The Stabat Mater, a portrait of the sorrowful mother of Jesus at the foot of the cross, hits all the satisfying points one could wish, and does not remain mired only in the pain of the scene, but progresses to acceptance, hope, and faith. The work is dedicated to Mr. Mealor’s grandparents. The conductor for this work was James Jordan (disclaimer: an alumnus of one of my alma maters: Westminster Choir College). We also share many of the same mentors in choral conducting. Of course credentials are worthless unless put into practice, and wow, were they ever put into practice. His choir sang with an infinite variety of color and dynamic contrasts, razor sharp diction despite the size of the group, and great emotion. The soprano soloist, the excellent Penelope Shumate (doing double duty in the Mozart Requiem) soared above the choir with her descant, which seemed the embodiment of light. The audience, after a transcendent and respectful silence at the end, erupted into a well-deserved standing ovation. The ensemble remained on stage for the World Premiere of a short, boisterous work Jubilate Deo, also by Mr. Mealor.

After intermission, the Mozart Requiem was conducted by Vance George, with yet another choral assembly of about two hundred. Here, the size of the choir was truly a liability. George took some quite brisk tempi that are utterly justified in light of historically-informed performance practice, but that a large choir would have trouble rendering distinctly. Again, the orchestra seemed louder than the choir, quite an accomplishment. There were numerous discrepancies of ensemble, and one false start, discreetly and rapidly remedied. The four soloists did not benefit from being separated: the two men stage left, the ladies stage right. This creates an automatic deficit in the feeling for cooperation. Ms. Shumate was joined by a fabulous mezzo-soprano, new to me, Krysty Swann, whose plumy tone was natural, never forced, and whose musicality was beautiful. The men fared somewhat less well: tenor Youngbae Yang certainly sang all the notes without strain, but without obvious emotional connection; and the bass-baritone Jeremy Milner made a stereotypically wooly, dark sound, and was out of tune in his “big” moment, the first phrase of the Tuba mirum (miraculous trumpet), which was fully a half-step too high by the end, while the trombone which symbolizes this summoning miracle messed up the arpeggios underneath the singer.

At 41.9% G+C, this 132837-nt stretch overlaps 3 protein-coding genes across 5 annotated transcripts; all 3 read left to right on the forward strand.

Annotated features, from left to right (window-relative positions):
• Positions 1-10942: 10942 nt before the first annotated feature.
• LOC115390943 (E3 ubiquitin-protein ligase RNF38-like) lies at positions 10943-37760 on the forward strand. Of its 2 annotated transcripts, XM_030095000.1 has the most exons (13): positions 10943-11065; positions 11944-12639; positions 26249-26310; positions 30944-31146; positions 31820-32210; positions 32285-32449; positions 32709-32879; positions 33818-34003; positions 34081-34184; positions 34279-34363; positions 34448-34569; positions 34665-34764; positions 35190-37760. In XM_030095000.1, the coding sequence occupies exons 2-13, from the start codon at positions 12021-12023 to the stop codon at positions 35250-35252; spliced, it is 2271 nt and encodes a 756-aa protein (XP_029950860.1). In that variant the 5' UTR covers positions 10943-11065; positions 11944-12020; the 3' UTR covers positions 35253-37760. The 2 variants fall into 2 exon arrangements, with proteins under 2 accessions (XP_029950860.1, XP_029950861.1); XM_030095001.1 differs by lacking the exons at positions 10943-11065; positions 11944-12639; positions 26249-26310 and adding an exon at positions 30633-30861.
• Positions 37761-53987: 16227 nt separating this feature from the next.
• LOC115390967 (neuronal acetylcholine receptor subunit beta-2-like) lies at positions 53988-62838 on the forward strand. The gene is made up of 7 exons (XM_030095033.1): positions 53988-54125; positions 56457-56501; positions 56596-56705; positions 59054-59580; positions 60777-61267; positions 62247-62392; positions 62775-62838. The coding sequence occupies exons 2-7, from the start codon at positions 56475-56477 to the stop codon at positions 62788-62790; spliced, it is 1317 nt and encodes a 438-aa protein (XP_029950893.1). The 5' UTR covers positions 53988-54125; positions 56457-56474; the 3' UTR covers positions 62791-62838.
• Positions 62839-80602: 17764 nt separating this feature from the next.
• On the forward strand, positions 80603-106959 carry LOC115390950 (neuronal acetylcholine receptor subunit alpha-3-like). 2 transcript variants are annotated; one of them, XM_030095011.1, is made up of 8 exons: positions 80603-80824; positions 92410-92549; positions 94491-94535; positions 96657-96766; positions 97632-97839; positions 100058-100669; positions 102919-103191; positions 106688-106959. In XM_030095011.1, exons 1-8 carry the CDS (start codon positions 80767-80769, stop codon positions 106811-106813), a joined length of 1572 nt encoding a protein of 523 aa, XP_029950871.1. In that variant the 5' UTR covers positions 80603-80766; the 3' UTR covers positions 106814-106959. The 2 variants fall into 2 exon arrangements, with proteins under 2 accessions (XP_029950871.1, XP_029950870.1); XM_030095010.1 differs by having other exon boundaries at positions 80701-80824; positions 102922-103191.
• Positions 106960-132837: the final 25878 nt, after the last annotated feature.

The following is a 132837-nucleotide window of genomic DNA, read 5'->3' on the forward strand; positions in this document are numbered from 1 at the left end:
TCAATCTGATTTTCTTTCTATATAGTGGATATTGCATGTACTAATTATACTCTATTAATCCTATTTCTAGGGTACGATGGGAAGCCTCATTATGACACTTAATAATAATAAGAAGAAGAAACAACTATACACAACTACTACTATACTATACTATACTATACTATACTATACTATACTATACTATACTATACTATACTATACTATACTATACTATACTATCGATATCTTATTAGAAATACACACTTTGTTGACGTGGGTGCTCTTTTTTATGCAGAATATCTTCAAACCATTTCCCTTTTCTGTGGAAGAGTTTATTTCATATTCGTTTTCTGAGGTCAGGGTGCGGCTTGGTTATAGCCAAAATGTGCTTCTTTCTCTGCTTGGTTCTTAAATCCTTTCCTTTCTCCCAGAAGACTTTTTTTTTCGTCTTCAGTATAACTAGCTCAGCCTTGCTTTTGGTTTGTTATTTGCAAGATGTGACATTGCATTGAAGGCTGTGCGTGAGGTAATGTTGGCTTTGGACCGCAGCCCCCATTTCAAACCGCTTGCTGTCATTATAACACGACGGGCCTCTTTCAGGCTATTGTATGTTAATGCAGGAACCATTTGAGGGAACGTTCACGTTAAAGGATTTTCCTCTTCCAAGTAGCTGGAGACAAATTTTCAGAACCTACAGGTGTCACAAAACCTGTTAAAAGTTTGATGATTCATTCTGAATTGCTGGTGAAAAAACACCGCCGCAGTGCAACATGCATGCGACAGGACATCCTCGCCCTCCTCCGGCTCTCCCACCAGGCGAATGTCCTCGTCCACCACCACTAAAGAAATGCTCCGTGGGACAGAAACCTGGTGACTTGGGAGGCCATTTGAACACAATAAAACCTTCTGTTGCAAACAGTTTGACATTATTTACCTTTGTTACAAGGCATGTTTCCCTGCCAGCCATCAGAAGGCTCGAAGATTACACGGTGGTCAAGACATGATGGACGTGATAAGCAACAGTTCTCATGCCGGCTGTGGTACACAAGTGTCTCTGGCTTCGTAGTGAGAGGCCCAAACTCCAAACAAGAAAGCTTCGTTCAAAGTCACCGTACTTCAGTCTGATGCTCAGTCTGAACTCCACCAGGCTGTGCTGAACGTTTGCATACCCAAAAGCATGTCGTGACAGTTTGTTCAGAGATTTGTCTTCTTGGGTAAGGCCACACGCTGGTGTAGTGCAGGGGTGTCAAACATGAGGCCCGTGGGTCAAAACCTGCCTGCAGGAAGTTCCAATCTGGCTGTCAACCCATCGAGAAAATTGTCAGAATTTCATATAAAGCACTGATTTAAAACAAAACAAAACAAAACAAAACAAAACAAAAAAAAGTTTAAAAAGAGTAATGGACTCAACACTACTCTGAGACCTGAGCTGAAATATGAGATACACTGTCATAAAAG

I don’t wish to carp, perhaps it was an off night for Mr. Milner, or for the choir, it is hard to wait backstage through a long concert—it certainly didn’t deter the enthusiasm of the many friends and family members of these dedicated singers who were present in the audience. After all, the motto of one of the Martin pieces “E pluribus unum” (out of many, one) could be taken as the way these singers and choirs come together as well. Truly inspiring.


Distinguished Concerts International New York (DCINY) presents Verdi Requiem in Review

Distinguished Concerts International New York (DCINY) presents Verdi Requiem in Review

Distinguished Concerts International New York (DCINY) presents Verdi Requiem

Jonathan Griffith, conductor

Distinguished Concerts Orchestra; Distinguished Concerts Singers International

Penelope Shumate, soprano; Claudia Chapa, mezzo-soprano; John Pickle, tenor; Christopher Job, bass

Stern Auditorium at Carnegie Hall, New York, NY

May 24, 2015

 

The Verdi Requiem is one of sacred music’s guilty pleasures, always thrilling even though you know it’s so operatic. So much so, in fact, that it was banned from performance within the Catholic church setting until the early 1960s. Or was it the fact that it was composed by a self-proclaimed atheist? The piece was written in memory of Alessandro Manzoni, a hero of the “Risorgimento,” the mid-nineteenth century movement for Italian unification. Verdi joins Mozart and Berlioz in his relish of the terrifying aspects of death rather than offering comfort to those left behind, as we find in Brahms, Fauré, and Duruflé.

DCINY presented a superior rendition on Sunday night. Due credit must go to the conductor, Jonathan Griffith (who is also co-founder and artistic director of DCINY), who assembles these gigantic choral/orchestral pieces with choirs coming to New York from all over the US and, in this case, Denmark and England. Clearly, his vision for the piece, and his ability to convey it, are crystal clear, because he gets audible results from his assembled forces.

The choir was so large that numerous female members of the soprano and alto sections had to be located in the front balconies, creating an antiphonal effect that was not unwelcome, though it did lead to minor imprecision of ensemble that did not detract from the overall impression.

The chorus thundered when the score requested, but even more critically, they whispered in terrified awe and sang beautiful plush soft chords, with many shades and colors. Verdi has structured the work as a sort of opposition between chorus and four soloists, as was noted in the excellent program notes. He spends a lot more time on the terrifying aspects of death and its aftermath Dies Irae, which always comes back just when the more comforting portions seem to be gaining a foothold.